In Moto3 Can Oncu, Tony Arbolino, Jaume Masia and Tom Booth-Amos graduated to Q2. A wind-chill seemingly in the 30’s produced a front row of Marcos Ramirez, a stoked Aron Canet, and another hottie, Albert Arenas with a win and a second in his last two races. Plucky John McPhee (you just know he hates that label) sits dangerously at the top of Row 2 joined by Kaito Toba and LDP, Lorenzo Dalla Porta, the putative 2019 Moto3 world champion, needing only to beat Canet by five points on Sunday to clinch. If Aron Canet were in the NFL playoffs, his team would be down six with a minute left, facing 4th and 47 from their own one-yard line.

Quartararo and a surprising Andrea Iannone passed the Q1 test and were promoted to Q2. With times well off Jorge Lorenzo’s 2013 pole record, the race would start with Vinales, Quartararo and Marquez on the front row, followed by Rossi, Petrucci and Crutchlow. Five of these six would feature prominently in the race. Valentino Rossi, for those of you still paying attention, started fourth, finished eighth, and was a non-factor all day, although not to the extent that Jorge Lorenzo was, starting from P19 and finishing last, over a minute behind teammate Marquez, on the same bike, his nerves and spirit shot full of holes. 

The Races 

Moto3 featured your typical 17 bike lead group, the first six finishers within three-quarters of a second of one another. For the suspense to have been sustained to Sepang, after jinxed challenger Aron Canet DNF’ed for the fourth time in five rounds, Tony Arbolino would have had to win the race with Dalla Porta finishing no higher than ninth. By about Lap 5, with those two positions essentially reversed, it was clear that wasn’t going to happen. So we watched everyone go round and round and absorbed another over-the-top podium celebration, par for the course for first-time winners. For all winners in this sport, come to think of it.

In Moto2 the two KTM factory machines found some love in the long, sweeping turns in Australia and won going away. Marquez spent his entire day mixing it up with the likes of Lorenzo Baldassarri, Iker Lecuona, Remy Gardner and so on, risking a skittling that could have put a serious damper on his title aspirations. He was fortunate to finish eighth. The conditions will probably be more favorable for him in Malaysia. In my opinion, next week is his first real match point, and I expect he will put it between the white lines.

In MotoGP, in what has become a disturbingly familiar scenario, world champion Marc Marquez spent the entire day in second place, dogging the Yamaha race leader and ultimately breaking his heart into small shards on the last lap. In Buriram and Motegi it was rookie stud Fabio Quartararo. Today, it was Maverick Vinales who had his wings plucked off late in the day, at the time and place of Marquez’ choosing. Vinales panicked once Marquez went through on at Turn 1, asking more from his rear tire than it had to give, and finally lost his grits in Turn 9, gifting second place to Cal Crutchlow and a cheap podium to homeboy Jack Miller, who couldn’t have been more surprised. An early high side from Danilo Petrucci created collateral damage for young Fabio and ended his day on the first lap.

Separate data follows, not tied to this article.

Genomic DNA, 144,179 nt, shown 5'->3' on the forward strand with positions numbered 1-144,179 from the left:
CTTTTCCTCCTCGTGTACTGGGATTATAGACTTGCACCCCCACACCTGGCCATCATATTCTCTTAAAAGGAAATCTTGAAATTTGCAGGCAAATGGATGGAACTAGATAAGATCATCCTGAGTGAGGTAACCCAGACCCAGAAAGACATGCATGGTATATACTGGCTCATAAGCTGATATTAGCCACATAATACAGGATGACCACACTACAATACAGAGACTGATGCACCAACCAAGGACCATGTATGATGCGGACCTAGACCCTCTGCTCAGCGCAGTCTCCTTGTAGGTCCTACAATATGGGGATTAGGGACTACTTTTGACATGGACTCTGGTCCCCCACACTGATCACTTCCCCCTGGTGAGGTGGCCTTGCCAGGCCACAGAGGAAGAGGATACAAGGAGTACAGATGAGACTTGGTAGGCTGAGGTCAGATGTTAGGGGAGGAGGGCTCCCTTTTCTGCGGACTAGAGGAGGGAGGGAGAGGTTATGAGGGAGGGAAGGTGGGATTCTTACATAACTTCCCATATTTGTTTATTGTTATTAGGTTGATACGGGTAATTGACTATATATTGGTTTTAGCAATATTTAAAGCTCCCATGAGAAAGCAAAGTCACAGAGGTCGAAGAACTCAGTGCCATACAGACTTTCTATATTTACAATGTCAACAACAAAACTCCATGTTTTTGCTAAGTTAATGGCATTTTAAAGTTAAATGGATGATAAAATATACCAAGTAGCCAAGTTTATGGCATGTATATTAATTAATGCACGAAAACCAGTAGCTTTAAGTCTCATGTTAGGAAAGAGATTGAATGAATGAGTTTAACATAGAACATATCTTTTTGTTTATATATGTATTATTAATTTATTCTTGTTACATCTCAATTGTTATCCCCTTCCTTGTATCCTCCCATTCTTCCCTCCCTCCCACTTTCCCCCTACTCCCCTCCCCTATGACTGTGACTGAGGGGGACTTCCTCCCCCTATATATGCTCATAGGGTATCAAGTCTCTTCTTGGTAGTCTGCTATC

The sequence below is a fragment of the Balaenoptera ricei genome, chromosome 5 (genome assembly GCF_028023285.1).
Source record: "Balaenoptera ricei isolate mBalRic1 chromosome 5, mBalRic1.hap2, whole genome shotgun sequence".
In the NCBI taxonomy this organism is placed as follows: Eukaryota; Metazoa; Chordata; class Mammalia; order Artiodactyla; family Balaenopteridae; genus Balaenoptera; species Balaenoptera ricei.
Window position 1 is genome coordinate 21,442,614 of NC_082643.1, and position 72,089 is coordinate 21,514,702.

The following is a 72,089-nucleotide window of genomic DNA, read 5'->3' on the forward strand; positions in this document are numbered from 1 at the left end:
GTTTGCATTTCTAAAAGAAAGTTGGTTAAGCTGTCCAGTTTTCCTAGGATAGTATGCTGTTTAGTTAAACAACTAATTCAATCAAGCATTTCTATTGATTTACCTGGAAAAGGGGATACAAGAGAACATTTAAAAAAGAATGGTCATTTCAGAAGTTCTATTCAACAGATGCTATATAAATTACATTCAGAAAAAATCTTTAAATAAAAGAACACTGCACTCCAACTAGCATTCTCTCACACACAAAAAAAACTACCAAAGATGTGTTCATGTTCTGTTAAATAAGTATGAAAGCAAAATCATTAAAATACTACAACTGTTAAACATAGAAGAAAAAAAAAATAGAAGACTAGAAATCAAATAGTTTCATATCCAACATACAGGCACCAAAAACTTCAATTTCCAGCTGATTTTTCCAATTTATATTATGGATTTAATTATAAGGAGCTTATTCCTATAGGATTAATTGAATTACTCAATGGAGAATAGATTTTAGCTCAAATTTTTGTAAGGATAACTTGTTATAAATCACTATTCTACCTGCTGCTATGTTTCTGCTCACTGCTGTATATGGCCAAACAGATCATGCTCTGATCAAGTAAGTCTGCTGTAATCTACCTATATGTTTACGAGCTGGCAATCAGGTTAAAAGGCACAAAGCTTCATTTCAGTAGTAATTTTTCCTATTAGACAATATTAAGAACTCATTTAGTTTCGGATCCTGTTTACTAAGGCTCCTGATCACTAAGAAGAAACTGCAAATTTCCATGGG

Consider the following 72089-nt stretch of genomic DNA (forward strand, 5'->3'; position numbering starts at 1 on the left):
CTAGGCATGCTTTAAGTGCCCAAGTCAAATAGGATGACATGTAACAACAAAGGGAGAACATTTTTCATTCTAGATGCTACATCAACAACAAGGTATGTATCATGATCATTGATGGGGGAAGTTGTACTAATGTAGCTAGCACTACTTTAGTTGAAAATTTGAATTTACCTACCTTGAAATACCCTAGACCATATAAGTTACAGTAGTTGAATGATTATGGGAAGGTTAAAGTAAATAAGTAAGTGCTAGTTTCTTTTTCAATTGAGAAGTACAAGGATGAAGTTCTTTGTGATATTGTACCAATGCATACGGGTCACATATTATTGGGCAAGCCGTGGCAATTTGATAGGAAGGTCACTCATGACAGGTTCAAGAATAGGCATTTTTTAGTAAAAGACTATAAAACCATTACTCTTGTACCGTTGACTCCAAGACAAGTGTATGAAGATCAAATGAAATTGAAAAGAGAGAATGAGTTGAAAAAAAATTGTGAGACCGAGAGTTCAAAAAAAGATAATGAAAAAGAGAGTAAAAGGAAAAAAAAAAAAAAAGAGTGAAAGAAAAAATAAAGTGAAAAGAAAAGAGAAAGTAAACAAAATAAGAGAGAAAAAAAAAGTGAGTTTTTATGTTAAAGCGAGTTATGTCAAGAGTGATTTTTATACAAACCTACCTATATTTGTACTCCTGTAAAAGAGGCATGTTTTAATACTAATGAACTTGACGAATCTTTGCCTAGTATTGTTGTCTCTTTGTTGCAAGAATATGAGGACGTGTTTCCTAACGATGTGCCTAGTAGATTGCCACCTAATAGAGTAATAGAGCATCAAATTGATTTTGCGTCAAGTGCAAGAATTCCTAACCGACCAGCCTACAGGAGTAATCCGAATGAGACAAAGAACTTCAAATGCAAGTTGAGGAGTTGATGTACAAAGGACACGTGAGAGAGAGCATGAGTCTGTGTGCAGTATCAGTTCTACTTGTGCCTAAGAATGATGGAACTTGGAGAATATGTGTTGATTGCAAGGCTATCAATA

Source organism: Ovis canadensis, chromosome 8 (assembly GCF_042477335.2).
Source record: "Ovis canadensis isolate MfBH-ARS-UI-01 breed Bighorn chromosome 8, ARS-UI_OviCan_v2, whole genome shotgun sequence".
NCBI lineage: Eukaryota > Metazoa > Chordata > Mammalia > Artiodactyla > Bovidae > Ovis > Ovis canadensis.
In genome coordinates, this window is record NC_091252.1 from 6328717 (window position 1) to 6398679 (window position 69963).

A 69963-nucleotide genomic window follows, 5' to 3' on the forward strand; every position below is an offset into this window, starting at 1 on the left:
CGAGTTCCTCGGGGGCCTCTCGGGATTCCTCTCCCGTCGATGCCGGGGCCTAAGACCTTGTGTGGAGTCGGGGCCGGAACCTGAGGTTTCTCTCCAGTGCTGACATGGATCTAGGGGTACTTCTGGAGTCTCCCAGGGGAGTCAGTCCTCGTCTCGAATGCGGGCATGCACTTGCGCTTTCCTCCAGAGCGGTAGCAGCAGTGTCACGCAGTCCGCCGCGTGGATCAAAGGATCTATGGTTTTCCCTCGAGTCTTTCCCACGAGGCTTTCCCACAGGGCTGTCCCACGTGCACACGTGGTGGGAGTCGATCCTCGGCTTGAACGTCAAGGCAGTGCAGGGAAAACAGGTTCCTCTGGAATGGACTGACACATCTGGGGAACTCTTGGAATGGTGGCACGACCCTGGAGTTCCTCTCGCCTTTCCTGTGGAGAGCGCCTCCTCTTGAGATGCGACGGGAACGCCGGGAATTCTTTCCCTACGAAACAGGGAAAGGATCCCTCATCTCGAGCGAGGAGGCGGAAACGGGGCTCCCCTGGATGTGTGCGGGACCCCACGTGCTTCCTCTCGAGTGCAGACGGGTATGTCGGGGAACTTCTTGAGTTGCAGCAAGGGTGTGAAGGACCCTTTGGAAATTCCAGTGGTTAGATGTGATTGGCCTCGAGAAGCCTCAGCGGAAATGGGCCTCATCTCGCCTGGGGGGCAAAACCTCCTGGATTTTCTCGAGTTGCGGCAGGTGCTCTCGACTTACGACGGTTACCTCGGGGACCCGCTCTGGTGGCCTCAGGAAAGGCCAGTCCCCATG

Premier Class Tranches 

After Motegi:  

Tranche 1:  Marc Marquez. Tranche closed.

Tranche 2:  Andrea Dovizioso, Alex Rins, Fabio Quartararo, Maverick Vinales, Danilo Petrucci

Tranche 3: Cal Crutchlow, Pol Espargaro, Valentino Rossi, Jack Miller, Franco Morbidelli, Takaa Nakagami

Tranche 4:  Aleix Espargaro, Pecco Bagnaia, Miguel Oliveira, Mike Kallio, Joan Mir

Tranche 5:  Jorge Lorenzo, Andrea Iannone, Karel Abraham, Hafizh Syahrin, Tito Rabat

After Phillip Island: 

Tranche 1:  Marc Marquez

Tranche 2:  Andrea Dovizioso, Fabio Quartararo, Maverick Vinales, Danilo Petrucci, Jack Miller

Tranche 3: Cal Crutchlow, Pol Espargaro, Valentino Rossi, Franco Morbidelli, Alex Rins, Joan Mir

Tranche 4:  Aleix Espargaro, Pecco Bagnaia, Miguel Oliveira, Mike Kallio, Johann Zarco

Tranche 5:  Jorge Lorenzo, Andrea Iannone, Karel Abraham, Hafizh Syahrin, Tito Rabat 

Are There Any Big Pictures Left? 

Sure. Moto2. For about another week. 

A Look Ahead: Sepang 

Recall what we said a couple weeks ago: Freeze them off in Australia and fry ‘em up in Malaysia. Despite pulling for Alex Marquez to get the monkey off his back next week, I would love to see two or three riders heading to Valencia for the finale within a few points of one another. We’ll have a few thoughts on this and other subjects on Tuesday or so.

Local Color

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Melbourne

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MotoGP Red Bull Ring Results

August 11, 2019

© Bruce Allen. Exclusive to Motorcycle.com

Dovi punks Marquez again in Austria 

In another classic late-race duel between the top two riders in MotoGP, Ducati royal Andrea Dovizioso went through on Repsol Honda savant Marc Marquez in the last turn for a heart-stopping win, his fifth in six close encounters of this kind.  Dovi’s first win since Round 1 in Qatar provided warm fuzzies by the gross for Ducati but had virtually no impact on the championship. The battle for second took a hit, as Dovizioso’s win put 36 points of daylight between him and teammate Danilo Petrucci.